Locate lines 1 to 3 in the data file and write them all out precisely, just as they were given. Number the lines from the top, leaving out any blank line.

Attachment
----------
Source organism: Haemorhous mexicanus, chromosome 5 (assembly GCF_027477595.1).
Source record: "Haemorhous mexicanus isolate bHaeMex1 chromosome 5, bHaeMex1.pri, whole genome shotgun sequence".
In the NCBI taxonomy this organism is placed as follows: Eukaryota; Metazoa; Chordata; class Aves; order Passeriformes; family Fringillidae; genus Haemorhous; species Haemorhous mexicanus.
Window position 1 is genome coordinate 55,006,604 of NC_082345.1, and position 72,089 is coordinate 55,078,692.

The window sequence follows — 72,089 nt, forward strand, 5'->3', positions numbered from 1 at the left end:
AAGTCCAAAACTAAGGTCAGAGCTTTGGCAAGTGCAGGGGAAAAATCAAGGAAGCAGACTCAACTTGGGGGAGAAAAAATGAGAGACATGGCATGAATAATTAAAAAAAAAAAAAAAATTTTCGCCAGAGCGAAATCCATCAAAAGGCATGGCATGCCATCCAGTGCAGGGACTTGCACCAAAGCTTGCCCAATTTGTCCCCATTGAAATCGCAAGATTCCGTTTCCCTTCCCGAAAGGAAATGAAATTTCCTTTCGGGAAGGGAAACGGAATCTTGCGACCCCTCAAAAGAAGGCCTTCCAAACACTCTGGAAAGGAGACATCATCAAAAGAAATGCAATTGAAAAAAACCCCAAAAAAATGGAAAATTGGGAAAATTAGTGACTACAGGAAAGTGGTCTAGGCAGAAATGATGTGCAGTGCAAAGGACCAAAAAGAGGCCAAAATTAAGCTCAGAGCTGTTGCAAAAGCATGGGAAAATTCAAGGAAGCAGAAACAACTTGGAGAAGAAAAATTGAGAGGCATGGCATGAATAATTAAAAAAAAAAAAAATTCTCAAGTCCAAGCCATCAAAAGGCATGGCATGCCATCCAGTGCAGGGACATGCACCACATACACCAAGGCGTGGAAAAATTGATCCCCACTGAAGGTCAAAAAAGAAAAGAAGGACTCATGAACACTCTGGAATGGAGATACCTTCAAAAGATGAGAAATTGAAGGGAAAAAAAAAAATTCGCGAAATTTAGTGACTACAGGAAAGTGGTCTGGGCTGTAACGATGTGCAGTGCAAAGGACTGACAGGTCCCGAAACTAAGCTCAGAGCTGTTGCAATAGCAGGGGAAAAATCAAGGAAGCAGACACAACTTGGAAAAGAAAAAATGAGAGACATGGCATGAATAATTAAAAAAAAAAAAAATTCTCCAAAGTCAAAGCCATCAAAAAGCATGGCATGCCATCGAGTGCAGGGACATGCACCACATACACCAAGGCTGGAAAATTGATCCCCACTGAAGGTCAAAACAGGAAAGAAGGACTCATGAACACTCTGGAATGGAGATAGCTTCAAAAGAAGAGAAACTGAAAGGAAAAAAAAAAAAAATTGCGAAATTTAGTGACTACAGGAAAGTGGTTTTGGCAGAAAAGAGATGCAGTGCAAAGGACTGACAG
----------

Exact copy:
Source organism: Haemorhous mexicanus, chromosome 5 (assembly GCF_027477595.1).
Source record: "Haemorhous mexicanus isolate bHaeMex1 chromosome 5, bHaeMex1.pri, whole genome shotgun sequence".
In the NCBI taxonomy this organism is placed as follows: Eukaryota; Metazoa; Chordata; class Aves; order Passeriformes; family Fringillidae; genus Haemorhous; species Haemorhous mexicanus.